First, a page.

Workers at the Willy Street Co-op, who voted to join UE by a wide margin in September, ratified their first UE contract in March. The new contract addresses all of the issues in their organizing program, including getting rid of a widely-hated attendance policy and making progress towards a living wage. The more than 300 workers work in three stores around Madison, as well as an off-site kitchen and a central office.
Willy Street workers began organizing in 2019 after management implemented a new attendance policy that was harsher than that of Whole Foods (a corporate competitor in the natural-foods market). In addition, despite a 2017 promise that the Co-op would move towards paying a “livable wage” within two to three years, in 2019 the starting wage rate was cut from $12.40 to $12.10 per hour.
Co-op workers demonstrate support for the Local 1186 bargaining committee by wearing stickers at work.
Going into negotiations, new UE Local 1186 maintained the unity they had built during the organizing campaign, and demonstrated that unity by wearing stickers in the stores — visible to customers — demanding “No one should have to work sick.” In a flier distributed to customers, workers shared their stories of being disciplined for circumstances beyond their control, including getting sick at work, stopping to offer assistance after witnessing a car accident, and being the victim of a break-in.
Customers — many of them owners of the co-op — called and emailed management, filled out customer-comment cards, and contacted the co-op’s governing board in support of the workers’ demands. At the board meeting in January, 40 owners/customers packed the co-op board meeting to speak out against the attendance policy and management’s lack of interest in taking workers’ concerns seriously. Together with the unity displayed by workers in the shop, this pressure convinced management to agree to a new attendance policy in mid-January. The new policy, which went into effect 30 days after it was negotiated, scrapped the point system, gave workers 80 hours of sick time per year (provided up-front), and established a five-minute grace period.
“The moment that we got the attendance policy was monumental,” said negotiating committee member Demeter "Demi" Brock-Montgomery. “That was a large driving force behind why we unionized. Once we nailed it down and we got that there was a huge wave of relief” in the shop.
As negotiations turned to wages, co-op management claimed there was no money for raises. Once again, members wore stickers in the stores demanding fair wages, and letting the public know what they were making. They organized marches on the boss in each of the five workplaces. And they again reached out to co-op owners, who had formed a solidarity committee to support the workers.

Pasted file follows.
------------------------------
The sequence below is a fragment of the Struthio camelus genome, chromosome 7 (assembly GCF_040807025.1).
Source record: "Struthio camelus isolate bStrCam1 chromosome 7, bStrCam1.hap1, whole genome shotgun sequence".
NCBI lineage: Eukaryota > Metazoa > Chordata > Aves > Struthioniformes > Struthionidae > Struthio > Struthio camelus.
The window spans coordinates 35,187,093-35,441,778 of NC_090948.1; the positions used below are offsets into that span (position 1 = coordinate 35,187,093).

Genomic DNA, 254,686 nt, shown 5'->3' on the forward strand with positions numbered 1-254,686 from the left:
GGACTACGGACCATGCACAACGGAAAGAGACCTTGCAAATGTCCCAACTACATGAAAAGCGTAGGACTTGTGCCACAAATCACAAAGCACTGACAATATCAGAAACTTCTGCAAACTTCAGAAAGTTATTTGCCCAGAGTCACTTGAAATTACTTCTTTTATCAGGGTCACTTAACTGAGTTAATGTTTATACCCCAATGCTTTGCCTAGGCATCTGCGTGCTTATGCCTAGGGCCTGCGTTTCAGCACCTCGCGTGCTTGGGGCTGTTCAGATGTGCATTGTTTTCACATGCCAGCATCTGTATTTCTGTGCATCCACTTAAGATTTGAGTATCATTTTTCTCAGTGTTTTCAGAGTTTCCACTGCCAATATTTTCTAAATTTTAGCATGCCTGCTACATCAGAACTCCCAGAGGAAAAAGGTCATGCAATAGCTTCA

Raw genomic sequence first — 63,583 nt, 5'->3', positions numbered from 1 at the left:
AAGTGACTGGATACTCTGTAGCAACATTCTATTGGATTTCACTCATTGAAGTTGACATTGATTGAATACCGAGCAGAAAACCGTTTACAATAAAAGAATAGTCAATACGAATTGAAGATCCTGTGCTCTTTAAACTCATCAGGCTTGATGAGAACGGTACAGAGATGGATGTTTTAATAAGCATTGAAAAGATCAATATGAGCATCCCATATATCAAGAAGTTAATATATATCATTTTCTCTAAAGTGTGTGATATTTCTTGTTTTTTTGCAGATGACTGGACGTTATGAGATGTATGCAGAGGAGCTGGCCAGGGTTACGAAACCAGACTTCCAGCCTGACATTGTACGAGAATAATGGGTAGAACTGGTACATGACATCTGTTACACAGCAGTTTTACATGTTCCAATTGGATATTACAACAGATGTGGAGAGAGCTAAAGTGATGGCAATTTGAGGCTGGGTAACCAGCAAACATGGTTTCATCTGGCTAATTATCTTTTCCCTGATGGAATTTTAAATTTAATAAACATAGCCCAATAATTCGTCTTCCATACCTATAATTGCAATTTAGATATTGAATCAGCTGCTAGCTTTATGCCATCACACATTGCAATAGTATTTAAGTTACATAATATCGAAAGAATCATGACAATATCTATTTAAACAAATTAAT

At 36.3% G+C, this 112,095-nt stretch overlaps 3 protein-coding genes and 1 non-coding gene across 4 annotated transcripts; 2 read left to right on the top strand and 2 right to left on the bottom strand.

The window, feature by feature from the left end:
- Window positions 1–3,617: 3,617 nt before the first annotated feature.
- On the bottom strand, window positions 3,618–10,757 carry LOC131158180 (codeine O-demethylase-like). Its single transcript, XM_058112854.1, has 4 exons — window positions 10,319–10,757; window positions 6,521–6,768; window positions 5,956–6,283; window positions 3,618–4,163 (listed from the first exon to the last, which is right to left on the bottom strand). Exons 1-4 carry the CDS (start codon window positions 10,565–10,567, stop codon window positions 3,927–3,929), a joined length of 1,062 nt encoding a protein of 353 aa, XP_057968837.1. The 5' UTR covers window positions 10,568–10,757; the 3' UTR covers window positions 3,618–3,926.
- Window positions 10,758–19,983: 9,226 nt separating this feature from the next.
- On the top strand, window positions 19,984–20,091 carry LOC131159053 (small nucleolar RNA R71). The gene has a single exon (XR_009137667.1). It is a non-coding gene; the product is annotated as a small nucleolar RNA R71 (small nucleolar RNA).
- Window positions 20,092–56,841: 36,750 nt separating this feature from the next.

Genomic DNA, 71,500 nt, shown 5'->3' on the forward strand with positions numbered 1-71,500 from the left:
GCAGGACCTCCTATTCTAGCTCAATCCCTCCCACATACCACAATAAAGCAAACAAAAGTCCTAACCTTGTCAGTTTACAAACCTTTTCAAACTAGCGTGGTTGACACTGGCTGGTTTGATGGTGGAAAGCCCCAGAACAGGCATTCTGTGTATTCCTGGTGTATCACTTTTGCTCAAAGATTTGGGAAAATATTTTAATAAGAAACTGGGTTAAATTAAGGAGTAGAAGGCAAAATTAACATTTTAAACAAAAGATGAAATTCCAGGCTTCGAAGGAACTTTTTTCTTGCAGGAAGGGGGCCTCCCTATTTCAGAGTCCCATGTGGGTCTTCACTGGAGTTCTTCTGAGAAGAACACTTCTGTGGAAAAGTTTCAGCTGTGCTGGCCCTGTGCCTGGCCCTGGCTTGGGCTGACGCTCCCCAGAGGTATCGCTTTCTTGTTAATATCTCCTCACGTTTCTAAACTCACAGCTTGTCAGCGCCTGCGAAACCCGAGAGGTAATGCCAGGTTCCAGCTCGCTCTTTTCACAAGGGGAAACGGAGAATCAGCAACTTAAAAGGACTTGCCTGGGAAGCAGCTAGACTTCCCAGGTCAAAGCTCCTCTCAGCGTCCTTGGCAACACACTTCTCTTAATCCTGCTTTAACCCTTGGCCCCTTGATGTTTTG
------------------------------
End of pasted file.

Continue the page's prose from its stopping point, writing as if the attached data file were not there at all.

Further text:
After the union pointed out that the co-op had spent millions remodeling, expanding, and opening up a new store, and that managers had received double-digit pay increases, management came up with money to increase the starting wages. However, they claimed there was no money for veteran workers.
Workers continued to wear stickers in the stores, and the Owners’ Solidarity Committee distributed leaflets in support of the workers’ demands outside the stores. On the last day of bargaining, money suddenly became available, and every worker will receive a wage increase of at least 45 cents each year of the new two-year contract. Wage increases in year one will average $.50/hour, and wage increases in year two will average $.64/hour.
The contract establishes a new wage scale with minimum wage rates for all positions. This will provide increases for about 140 workers in the first year of the contract and about 220 in the second year who are currently paid less than these minimum rates. The current lowest starting rate of $12.10 will increase to $13.80 by the beginning of the second year of the contract — a 14 percent increase.
In addition to the new attendance policy and wages, the contract protects workers' existing benefits by requiring management to negotiate any changes to medical and dental insurance, and speeds up the progression of vacation. Bereavement leave was increased to five days for immediate family, plus an unpaid bereavement day that can be used for a loved one who does not fit traditional definitions of family.
The contract provides new protections against schedule changes and gives employees a stronger voice in the scheduling process. “Clopenings,” when a worker is required to close the store and then open the store the next morning, are eliminated. Workers cannot be required to work more than five days in a row.
The contract also establishes a solid grievance procedure and extensive rights for union activity, including recognizing an unlimited number of stewards and their right to investigate and process grievances on work time. The union has the right to use bulletin boards without censorship by management, to union leave so stewards, members and officers can participate in trainings and other union activities, and to 15 minutes at the end of each new hire orientation.
The Local 1186 negotiating committee consisted of Brock-Montgomery, Angelica Engel, David Droster, Thayer Reed, Korey Peterson, Patrick McCauley, and Michael Tomaloff. Alternate members who attended at least one bargaining session were Francis Derousseau, Holly Schaefer, and Jen Barnes. They were assisted by International Representative Mark Meinster and Field Organizer John Ocampo.